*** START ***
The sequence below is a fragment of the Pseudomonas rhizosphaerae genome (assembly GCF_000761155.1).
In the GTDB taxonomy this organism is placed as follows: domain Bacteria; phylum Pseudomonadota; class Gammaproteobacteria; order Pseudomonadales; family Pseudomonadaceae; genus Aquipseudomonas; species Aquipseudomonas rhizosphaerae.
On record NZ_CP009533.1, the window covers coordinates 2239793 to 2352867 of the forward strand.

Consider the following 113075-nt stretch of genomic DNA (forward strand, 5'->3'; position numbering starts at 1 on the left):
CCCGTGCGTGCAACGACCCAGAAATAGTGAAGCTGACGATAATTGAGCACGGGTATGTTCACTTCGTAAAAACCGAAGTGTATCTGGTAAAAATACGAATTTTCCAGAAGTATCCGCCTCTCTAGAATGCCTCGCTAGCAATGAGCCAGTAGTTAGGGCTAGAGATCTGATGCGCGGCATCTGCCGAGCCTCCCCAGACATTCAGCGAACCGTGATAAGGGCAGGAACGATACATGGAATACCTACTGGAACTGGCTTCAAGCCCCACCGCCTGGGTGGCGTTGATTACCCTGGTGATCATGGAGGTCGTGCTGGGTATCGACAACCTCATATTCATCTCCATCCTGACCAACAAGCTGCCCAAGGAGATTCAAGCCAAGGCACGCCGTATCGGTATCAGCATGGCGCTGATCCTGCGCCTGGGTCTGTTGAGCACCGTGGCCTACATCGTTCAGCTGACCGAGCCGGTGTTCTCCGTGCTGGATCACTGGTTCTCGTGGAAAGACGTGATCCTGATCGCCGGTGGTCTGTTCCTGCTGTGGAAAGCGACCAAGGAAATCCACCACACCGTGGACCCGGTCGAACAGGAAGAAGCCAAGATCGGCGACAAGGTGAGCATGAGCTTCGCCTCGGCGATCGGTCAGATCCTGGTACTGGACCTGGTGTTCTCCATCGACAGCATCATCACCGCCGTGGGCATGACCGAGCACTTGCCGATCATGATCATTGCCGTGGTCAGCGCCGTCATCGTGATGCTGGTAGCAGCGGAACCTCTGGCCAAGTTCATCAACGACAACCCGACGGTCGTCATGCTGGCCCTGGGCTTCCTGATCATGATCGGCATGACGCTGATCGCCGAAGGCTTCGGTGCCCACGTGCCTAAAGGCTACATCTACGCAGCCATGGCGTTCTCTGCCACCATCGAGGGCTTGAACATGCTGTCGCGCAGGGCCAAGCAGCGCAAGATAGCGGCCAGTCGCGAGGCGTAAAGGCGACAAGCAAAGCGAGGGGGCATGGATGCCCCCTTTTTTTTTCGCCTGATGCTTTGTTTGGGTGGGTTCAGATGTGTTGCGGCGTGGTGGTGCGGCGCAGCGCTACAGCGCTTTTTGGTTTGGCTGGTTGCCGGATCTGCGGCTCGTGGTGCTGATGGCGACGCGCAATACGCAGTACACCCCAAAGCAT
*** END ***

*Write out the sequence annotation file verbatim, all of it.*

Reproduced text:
The sequence below is a fragment of the Pseudomonas rhizosphaerae genome (assembly GCF_000761155.1).
In the GTDB taxonomy this organism is placed as follows: domain Bacteria; phylum Pseudomonadota; class Gammaproteobacteria; order Pseudomonadales; family Pseudomonadaceae; genus Aquipseudomonas; species Aquipseudomonas rhizosphaerae.
On record NZ_CP009533.1, the window covers coordinates 2239793 to 2352867 of the forward strand.

Consider the following 113075-nt stretch of genomic DNA (forward strand, 5'->3'; position numbering starts at 1 on the left):
CCCGTGCGTGCAACGACCCAGAAATAGTGAAGCTGACGATAATTGAGCACGGGTATGTTCACTTCGTAAAAACCGAAGTGTATCTGGTAAAAATACGAATTTTCCAGAAGTATCCGCCTCTCTAGAATGCCTCGCTAGCAATGAGCCAGTAGTTAGGGCTAGAGATCTGATGCGCGGCATCTGCCGAGCCTCCCCAGACATTCAGCGAACCGTGATAAGGGCAGGAACGATACATGGAATACCTACTGGAACTGGCTTCAAGCCCCACCGCCTGGGTGGCGTTGATTACCCTGGTGATCATGGAGGTCGTGCTGGGTATCGACAACCTCATATTCATCTCCATCCTGACCAACAAGCTGCCCAAGGAGATTCAAGCCAAGGCACGCCGTATCGGTATCAGCATGGCGCTGATCCTGCGCCTGGGTCTGTTGAGCACCGTGGCCTACATCGTTCAGCTGACCGAGCCGGTGTTCTCCGTGCTGGATCACTGGTTCTCGTGGAAAGACGTGATCCTGATCGCCGGTGGTCTGTTCCTGCTGTGGAAAGCGACCAAGGAAATCCACCACACCGTGGACCCGGTCGAACAGGAAGAAGCCAAGATCGGCGACAAGGTGAGCATGAGCTTCGCCTCGGCGATCGGTCAGATCCTGGTACTGGACCTGGTGTTCTCCATCGACAGCATCATCACCGCCGTGGGCATGACCGAGCACTTGCCGATCATGATCATTGCCGTGGTCAGCGCCGTCATCGTGATGCTGGTAGCAGCGGAACCTCTGGCCAAGTTCATCAACGACAACCCGACGGTCGTCATGCTGGCCCTGGGCTTCCTGATCATGATCGGCATGACGCTGATCGCCGAAGGCTTCGGTGCCCACGTGCCTAAAGGCTACATCTACGCAGCCATGGCGTTCTCTGCCACCATCGAGGGCTTGAACATGCTGTCGCGCAGGGCCAAGCAGCGCAAGATAGCGGCCAGTCGCGAGGCGTAAAGGCGACAAGCAAAGCGAGGGGGCATGGATGCCCCCTTTTTTTTTCGCCTGATGCTTTGTTTGGGTGGGTTCAGATGTGTTGCGGCGTGGTGGTGCGGCGCAGCGCTACAGCGCTTTTTGGTTTGGCTGGTTGCCGGATCTGCGGCTCGTGGTGCTGATGGCGACGCGCAATACGCAGTACACCCCAAAGCAT